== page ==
BLOOD FLOWS IN LAVENTILLE...AGAIN
By DARCEL CHOY Wednesday, October 10 2012
AFTER 28 days of peace, blood flowed once again in Laventille early yesterday morning when 30-year-old Stephon Morris was cut down in a hail of bullets. At about 3.45 am, Morris of Simon Valley Road in St Ann’s, was visiting a friend in Eastern Quarry, Laventille.
Upon leaving his friend, Morris was confronted by two gunmen whom shot him more than 20 times before they ran off. Morris died on the spot.
Morris’ brutal slaying came mere hours after National Security Minister Jack Warner boasted during his contribution to the Budget debate in Parliament, that there has not been a murder in Laventille for the past 28 days.
When Newsday visited his home yesterday, the victim’s uncle Clayton Morris, former football captain of the Trinidad and Tobago “Strike Squad”, said he was shocked to hear that his nephew was the first murder in Laventille after a month of peace.
“I was listening to the radio and heard that the last time there was a murder in Laventille was on September 9. And right after, I got a call that my nephew was murdered...it was shocking,” he said.
Clayton and his mother Alma (Morris’ grandmother) were yesterday sitting on the porch of their home with friends and family as they tried to come to terms with their relative’s death. Clayton said his nephew was a footballer with St Ann’s Rangers and played in the Pro League. On the Soca Warriors’ website it noted that his position in the 2009 Pro League was midfielder.
Alma said her grandson turned 30 on September 30, and used to practice football at the President’s Grounds and at the St Ann’s Hospital grounds. She believed he was probably visiting a teammate in Laventille when he met his demise.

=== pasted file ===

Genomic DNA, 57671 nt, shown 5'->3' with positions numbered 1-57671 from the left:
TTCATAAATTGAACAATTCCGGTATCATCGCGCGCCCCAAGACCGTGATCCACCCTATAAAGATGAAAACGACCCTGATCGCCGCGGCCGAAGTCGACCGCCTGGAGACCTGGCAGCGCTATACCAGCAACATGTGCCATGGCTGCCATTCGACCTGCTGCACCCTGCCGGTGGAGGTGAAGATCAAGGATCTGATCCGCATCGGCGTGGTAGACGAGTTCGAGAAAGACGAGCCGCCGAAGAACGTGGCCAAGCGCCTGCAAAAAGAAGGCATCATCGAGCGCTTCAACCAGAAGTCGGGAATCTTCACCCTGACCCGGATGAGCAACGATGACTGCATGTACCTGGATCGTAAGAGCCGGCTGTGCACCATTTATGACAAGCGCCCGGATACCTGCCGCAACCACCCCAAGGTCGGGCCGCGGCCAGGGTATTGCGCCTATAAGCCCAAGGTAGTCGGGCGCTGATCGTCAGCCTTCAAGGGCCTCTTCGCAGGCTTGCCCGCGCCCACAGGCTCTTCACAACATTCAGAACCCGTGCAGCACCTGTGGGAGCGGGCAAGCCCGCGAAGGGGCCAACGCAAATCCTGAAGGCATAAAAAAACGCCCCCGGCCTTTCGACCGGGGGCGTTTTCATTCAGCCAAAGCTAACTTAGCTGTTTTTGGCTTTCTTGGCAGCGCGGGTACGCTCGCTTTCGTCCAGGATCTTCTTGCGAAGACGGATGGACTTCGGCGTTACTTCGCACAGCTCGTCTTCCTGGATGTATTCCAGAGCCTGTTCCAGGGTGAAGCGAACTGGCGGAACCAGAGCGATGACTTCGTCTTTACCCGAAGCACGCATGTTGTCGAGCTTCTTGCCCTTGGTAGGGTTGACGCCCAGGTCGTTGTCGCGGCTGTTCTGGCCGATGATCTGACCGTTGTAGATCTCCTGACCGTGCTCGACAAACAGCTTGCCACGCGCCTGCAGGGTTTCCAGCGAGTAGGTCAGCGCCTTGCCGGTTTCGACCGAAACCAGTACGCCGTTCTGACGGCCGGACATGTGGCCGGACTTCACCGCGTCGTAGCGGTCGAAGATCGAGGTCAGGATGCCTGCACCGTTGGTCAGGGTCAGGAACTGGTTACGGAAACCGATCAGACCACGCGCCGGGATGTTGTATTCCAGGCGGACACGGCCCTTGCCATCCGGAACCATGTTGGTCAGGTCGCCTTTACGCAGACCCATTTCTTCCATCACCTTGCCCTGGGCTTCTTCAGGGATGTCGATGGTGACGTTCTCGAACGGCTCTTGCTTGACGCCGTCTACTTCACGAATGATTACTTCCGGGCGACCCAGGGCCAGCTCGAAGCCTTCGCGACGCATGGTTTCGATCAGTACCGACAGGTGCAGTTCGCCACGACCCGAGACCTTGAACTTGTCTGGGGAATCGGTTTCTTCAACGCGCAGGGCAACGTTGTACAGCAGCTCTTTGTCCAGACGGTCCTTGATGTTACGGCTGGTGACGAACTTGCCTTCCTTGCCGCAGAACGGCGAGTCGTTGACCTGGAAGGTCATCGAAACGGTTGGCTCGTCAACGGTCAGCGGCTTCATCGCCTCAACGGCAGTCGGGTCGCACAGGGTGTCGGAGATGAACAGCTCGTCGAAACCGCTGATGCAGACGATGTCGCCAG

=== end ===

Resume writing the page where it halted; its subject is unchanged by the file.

She described him as a loving, caring person who always greeted his family with warm hugs. Morris who was a checker in the Unemployment Relief Programme (URP) for more than a year, also leaves to mourn his two sons, both two year olds.
On September 11, National Security Minister Jack Warner gave the order for two army camps to be set up in Laventille to ensure a round-the-clock presence of heavily armed soldiers in that area which has been deemed a crime hot-spot.
Clayton, who viewed the body at the Forensic Science Centre, St James said his nephew was shot so many times his internal organs were shredded by the bullets. He asked that if Laventille was on lockdown, how come two men were able to confront his nephew and fire so many bullets at him. Police recovered 29 spent shells at the murder scene.
“If they had the area on a lockdown how come one person was shot so many times and no one was there to respond,” he asked. Responding to earlier comments by Warner yesterday at a press conference during the lunch break in the Budget debate in Parliament, when he described Morris’ murder as a “PNM murder”, Clayton dismissed this saying, “the death of my nephew should not be a political thing”.
Clayton was captain of the “Strike Squad” who narrowly failed to earn qualification to the 1990 FIFA World Cup in Italy. At that time, the squad would have been under Warner in his role as Confederation of North, Central American and Caribbean Association Football (CONCACAF) president.
Owner and manager of St Ann’s Rangers, Richard Fakoory yesterday said his players were saddened by Morris’ murder. Fakoory said he was awakened at about four o’clock yesterday morning, by one of his players, who gave him the sad news.
Morris, who was also known as “Social” among his club mates, was said to be pursued by a group of men before he was gunned down.
Close to tears, Fakoory said Morris last played for Rangers in the North Zone Football Association in 2011. He also represented Rangers at the TT Pro League a few years ago.
“Stephon dropped out the team a year now but represented the team for so long that his name is still known among players. He was a really nice person. He was like a son to me,” Fakoory said.
According to Fakoory, the Morris family played a key role in the formation of the club many years ago. “I am terribly sorry for his mother Pat and his grandmother who played key roles in holding the club together and making it what it is today. They are always doing something for the team. Always praying for the club and its members.” Morris’ mother is currently in the United States, Fakoory said.
Fakoory said he wants the club to do something in memory of Morris. “At present we cannot decide on anything on our own. We have to wait until Stephon’s mother returns so we can talk with her first,” Fakoory said. Up to late yesterday, no arrests had been made in the murder nor any motive established.